“Stewart pretty much ended Crossfire all by himself and retired the foolish notion that a left/right food fight leads one any closer to truth. Next, Colbert shamed and exposed the pathetic performance of the White House press corps with his brilliant after-dinner speech at the correspondents' dinner. And now Stewart, first by eviscerating the coverage of CNBC and second by forcing Jim Cramer to own up to his on-air hucksterism, has revealed the lie at the center of most business coverage (and just about all cable news)… Stewart and Colbert have done yeoman work for the rest of us by exposing the thoughtlessness of the punditocracy's perpetual-motion machine, which spins itself silly powered only by hot air.”
Other articles of note in this issue are Gary Younge’s “Bonus Outrage: Class Struggle or Class Envy?”, which looks at the outrage over and reaction to AIG bonuses (yes, that’s still going on). An amusing point is that in polls surveying public opinion of the bonuses, 37% said they were “bothered”. That’s almost British.
Ari Berman asks whether or not the coal industry is really committed to environmental responsibility in “The Dirt on Clean Coal”. (Answer: not so much. They spend more on advertising and improving their image, not a great deal on new technologies, according to the author.)
This week’s New Republic takes a look at the Democrats in Washington, D.C. First, Eve Fairbanks writes a positive profile of Senate Majority Leader, Harry Reid, and how his public persona conflicts with his behind-closed-doors conduct (out of the glare of the media lights, he appears to be very good, and not at all the blow-hard he comes across as in the press – Fairbanks wrote another good article on Reid in December 2008).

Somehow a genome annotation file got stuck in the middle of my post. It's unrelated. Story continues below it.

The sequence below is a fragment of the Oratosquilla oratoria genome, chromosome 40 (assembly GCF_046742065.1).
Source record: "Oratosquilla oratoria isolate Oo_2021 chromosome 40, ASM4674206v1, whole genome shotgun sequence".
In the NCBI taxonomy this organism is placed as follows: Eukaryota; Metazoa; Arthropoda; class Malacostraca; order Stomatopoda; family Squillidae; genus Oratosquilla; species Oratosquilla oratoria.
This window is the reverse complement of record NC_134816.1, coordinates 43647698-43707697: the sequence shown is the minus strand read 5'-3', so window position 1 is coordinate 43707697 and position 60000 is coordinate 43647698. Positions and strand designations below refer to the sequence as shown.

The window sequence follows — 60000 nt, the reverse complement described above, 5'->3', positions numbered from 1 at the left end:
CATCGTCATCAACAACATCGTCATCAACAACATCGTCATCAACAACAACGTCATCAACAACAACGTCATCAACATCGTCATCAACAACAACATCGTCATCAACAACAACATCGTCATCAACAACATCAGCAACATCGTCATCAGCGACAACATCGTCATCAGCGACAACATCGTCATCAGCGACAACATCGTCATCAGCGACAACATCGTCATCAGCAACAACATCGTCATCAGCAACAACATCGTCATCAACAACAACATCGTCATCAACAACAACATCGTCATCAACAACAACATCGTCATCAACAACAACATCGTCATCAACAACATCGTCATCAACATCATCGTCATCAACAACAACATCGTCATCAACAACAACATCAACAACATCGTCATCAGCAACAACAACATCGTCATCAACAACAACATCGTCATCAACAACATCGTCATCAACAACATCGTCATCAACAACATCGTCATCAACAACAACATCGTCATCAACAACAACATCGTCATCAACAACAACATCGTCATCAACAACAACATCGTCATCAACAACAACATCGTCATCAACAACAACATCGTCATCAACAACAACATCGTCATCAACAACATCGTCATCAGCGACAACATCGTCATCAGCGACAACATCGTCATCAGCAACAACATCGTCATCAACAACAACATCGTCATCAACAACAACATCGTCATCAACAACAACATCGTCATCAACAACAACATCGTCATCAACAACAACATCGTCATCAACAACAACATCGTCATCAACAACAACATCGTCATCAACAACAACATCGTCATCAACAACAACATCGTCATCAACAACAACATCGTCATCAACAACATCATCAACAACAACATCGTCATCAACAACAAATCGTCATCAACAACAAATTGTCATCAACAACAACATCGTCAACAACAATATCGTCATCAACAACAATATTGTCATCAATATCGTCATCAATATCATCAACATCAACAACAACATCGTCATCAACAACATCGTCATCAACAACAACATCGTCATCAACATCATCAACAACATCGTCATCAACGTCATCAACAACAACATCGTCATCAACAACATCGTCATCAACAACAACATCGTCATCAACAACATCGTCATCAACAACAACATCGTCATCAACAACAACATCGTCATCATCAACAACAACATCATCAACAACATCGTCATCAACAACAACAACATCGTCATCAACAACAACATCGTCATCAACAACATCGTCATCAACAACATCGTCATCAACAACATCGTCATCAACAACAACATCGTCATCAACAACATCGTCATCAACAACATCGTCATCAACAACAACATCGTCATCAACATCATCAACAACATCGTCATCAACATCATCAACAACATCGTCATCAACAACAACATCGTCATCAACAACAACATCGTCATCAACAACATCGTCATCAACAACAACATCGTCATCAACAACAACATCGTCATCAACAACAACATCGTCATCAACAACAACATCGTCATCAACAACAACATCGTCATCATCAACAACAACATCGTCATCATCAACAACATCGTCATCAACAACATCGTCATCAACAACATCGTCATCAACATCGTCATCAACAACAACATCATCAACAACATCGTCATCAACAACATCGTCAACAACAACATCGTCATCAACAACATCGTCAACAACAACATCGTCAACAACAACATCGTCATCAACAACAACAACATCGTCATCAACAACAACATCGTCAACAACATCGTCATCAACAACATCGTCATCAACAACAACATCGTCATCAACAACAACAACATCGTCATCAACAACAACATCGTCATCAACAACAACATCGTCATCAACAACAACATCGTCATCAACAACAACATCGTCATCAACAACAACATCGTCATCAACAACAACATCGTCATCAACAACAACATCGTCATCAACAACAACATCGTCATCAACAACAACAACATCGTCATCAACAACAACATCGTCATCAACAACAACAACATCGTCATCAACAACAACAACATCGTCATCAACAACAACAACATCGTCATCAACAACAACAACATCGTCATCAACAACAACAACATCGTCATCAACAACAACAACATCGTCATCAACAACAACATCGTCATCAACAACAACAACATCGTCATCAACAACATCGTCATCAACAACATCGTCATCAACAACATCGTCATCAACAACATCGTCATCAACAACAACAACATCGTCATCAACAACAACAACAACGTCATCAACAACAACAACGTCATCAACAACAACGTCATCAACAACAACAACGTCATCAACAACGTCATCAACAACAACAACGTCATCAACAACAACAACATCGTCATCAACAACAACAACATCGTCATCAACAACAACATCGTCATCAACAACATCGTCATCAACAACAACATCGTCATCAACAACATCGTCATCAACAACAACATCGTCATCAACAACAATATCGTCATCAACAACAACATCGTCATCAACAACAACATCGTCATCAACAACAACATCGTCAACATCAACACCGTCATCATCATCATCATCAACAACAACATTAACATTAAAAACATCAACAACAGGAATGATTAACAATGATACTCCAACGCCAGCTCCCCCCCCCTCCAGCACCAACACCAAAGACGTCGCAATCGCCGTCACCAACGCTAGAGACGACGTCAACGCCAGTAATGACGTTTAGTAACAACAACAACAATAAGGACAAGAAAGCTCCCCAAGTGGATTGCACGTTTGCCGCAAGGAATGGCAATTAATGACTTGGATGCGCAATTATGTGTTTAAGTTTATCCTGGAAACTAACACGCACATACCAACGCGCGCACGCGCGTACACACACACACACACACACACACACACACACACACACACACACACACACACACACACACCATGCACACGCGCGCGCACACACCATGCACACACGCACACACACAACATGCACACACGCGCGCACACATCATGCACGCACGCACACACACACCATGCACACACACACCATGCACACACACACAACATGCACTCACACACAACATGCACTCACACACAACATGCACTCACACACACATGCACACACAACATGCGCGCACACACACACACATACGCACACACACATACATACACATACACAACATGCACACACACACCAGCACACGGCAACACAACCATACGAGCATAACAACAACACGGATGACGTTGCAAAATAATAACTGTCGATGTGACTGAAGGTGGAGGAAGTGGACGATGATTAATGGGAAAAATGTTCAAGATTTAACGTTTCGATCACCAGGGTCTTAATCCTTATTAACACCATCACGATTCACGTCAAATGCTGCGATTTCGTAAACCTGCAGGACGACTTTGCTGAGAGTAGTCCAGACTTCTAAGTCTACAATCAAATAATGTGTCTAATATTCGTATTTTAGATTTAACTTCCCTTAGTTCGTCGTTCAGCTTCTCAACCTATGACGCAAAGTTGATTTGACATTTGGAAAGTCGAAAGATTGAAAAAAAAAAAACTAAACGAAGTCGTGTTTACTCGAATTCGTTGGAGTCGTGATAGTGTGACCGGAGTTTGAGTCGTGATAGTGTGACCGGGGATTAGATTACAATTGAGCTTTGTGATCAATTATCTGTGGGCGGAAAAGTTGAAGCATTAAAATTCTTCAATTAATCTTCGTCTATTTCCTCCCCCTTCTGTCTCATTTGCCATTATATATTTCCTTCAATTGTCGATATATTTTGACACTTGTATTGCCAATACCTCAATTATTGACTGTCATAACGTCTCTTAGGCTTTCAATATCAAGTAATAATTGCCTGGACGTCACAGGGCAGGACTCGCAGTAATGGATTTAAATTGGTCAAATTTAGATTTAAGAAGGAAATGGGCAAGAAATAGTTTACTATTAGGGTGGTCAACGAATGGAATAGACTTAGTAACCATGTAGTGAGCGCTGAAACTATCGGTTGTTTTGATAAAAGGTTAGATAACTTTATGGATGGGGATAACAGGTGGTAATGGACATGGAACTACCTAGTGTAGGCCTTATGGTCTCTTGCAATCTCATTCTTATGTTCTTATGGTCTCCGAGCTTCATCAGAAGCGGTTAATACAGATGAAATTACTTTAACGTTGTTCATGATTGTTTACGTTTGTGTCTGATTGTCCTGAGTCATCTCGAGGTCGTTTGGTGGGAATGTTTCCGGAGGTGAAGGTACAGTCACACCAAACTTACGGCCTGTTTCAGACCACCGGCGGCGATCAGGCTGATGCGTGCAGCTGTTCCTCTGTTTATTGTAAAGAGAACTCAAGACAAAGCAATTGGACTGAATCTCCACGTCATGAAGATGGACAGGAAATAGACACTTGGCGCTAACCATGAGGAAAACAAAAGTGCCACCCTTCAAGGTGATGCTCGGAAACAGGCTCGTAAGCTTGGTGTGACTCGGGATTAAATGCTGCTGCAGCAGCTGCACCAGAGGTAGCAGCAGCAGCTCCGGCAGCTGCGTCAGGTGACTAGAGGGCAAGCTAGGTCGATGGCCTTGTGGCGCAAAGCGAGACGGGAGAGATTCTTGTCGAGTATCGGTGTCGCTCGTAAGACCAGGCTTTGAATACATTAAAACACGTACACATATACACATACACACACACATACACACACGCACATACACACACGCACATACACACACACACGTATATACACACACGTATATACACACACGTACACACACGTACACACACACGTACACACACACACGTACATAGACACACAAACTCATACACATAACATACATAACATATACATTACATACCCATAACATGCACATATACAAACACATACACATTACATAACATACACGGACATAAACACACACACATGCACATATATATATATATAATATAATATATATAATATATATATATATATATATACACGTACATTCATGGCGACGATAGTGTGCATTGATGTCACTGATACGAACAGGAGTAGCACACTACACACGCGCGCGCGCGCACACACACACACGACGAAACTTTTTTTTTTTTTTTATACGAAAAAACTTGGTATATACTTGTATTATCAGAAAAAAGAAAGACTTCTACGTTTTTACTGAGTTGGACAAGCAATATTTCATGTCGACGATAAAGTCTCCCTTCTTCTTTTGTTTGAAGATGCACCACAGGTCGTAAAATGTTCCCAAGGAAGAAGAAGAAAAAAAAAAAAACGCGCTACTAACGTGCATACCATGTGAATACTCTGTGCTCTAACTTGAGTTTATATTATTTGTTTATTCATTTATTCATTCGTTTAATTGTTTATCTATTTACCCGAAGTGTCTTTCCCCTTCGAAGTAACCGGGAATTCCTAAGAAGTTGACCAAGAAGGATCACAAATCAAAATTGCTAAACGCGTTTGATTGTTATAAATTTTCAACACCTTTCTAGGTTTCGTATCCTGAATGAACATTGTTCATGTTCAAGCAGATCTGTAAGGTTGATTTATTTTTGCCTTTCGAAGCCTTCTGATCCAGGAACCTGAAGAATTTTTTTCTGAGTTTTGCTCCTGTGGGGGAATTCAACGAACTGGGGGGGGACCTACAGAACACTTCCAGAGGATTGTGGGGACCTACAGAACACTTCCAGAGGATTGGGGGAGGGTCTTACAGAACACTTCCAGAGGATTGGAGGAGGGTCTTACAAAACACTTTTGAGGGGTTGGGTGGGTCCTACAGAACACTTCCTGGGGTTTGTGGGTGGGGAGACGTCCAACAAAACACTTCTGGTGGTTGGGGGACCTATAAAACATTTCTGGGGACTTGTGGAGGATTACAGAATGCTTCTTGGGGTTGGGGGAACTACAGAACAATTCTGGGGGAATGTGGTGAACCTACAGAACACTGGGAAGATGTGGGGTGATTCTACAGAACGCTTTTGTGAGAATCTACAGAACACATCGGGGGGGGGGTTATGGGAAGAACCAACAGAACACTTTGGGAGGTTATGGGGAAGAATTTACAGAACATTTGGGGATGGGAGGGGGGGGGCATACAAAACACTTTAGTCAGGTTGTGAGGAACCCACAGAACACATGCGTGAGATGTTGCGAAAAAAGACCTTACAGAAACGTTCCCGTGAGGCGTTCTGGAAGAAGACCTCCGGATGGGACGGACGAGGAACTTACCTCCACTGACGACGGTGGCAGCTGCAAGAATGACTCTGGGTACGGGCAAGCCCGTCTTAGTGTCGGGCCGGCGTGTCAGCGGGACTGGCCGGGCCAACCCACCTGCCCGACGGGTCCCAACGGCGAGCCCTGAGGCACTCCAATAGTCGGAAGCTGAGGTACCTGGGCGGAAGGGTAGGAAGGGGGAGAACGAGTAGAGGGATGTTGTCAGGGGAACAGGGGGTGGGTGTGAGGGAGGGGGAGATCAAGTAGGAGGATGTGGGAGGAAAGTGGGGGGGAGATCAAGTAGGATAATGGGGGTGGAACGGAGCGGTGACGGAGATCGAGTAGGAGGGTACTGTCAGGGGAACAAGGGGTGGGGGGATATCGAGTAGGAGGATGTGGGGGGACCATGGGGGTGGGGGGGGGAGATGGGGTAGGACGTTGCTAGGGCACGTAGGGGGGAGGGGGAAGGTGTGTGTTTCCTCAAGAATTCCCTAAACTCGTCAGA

The greatest obstacles to President Obama’s success, according to Jonathan Chait, are the Democrats. In “Why The Democrats Can’t Govern”, the author shreds the party for being “congenitally unable to govern”, because
“At a time when the country desperately needs a coherent response to the array of challenges it faces, the congressional arm of the Democratic Party remains mired in fecklessness, parochialism, and privilege.”
Chait is frustrated with the Democrats’ inability to make sense, or to seize the moment to properly and rise to the occasion of setting a new agenda for, and reshape the priorities of the US government. Chait names and shames a number of Democrats who seem to be confused about what they want – “demanding that Obama do more to reduce the deficit while simultaneously opposing his deficit-reducing measures.” The author worries that we will see a re-run of the Carter and Clinton years, when the Democrats turned complete control of Washington into failure. Articulating perhaps the main frustration of non-governmental Democrats, Chait closes his article with:
“It seems impossible to believe that this party, with the challenges before the country so great and the opportunity to address them so rare, would once again follow the path of self-immolation. Yet, somehow, the Democrats can’t help themselves.”
The Weekly Standard this week has a number of interesting articles.
“The Beltway is waking up to the realities of President Obama’s budget plan, which taxes, spends, and borrows as fas as the eye can see”, begins the editorial (“A Big, Fat Failure”) by Matthew Continetti. He first exhibits some acceptance of the welfare state that that is encouraging (not to mention refreshing):
“Americans aren't going to dismantle the welfare state. Social Security, Medicare, and Medicaid are--like the Pentagon--here to stay. The task, then, is to ensure that those programs are sensibly structured and financed, and compatible with robust economic growth. And on this score, Obama's budget is a big, fat failure.”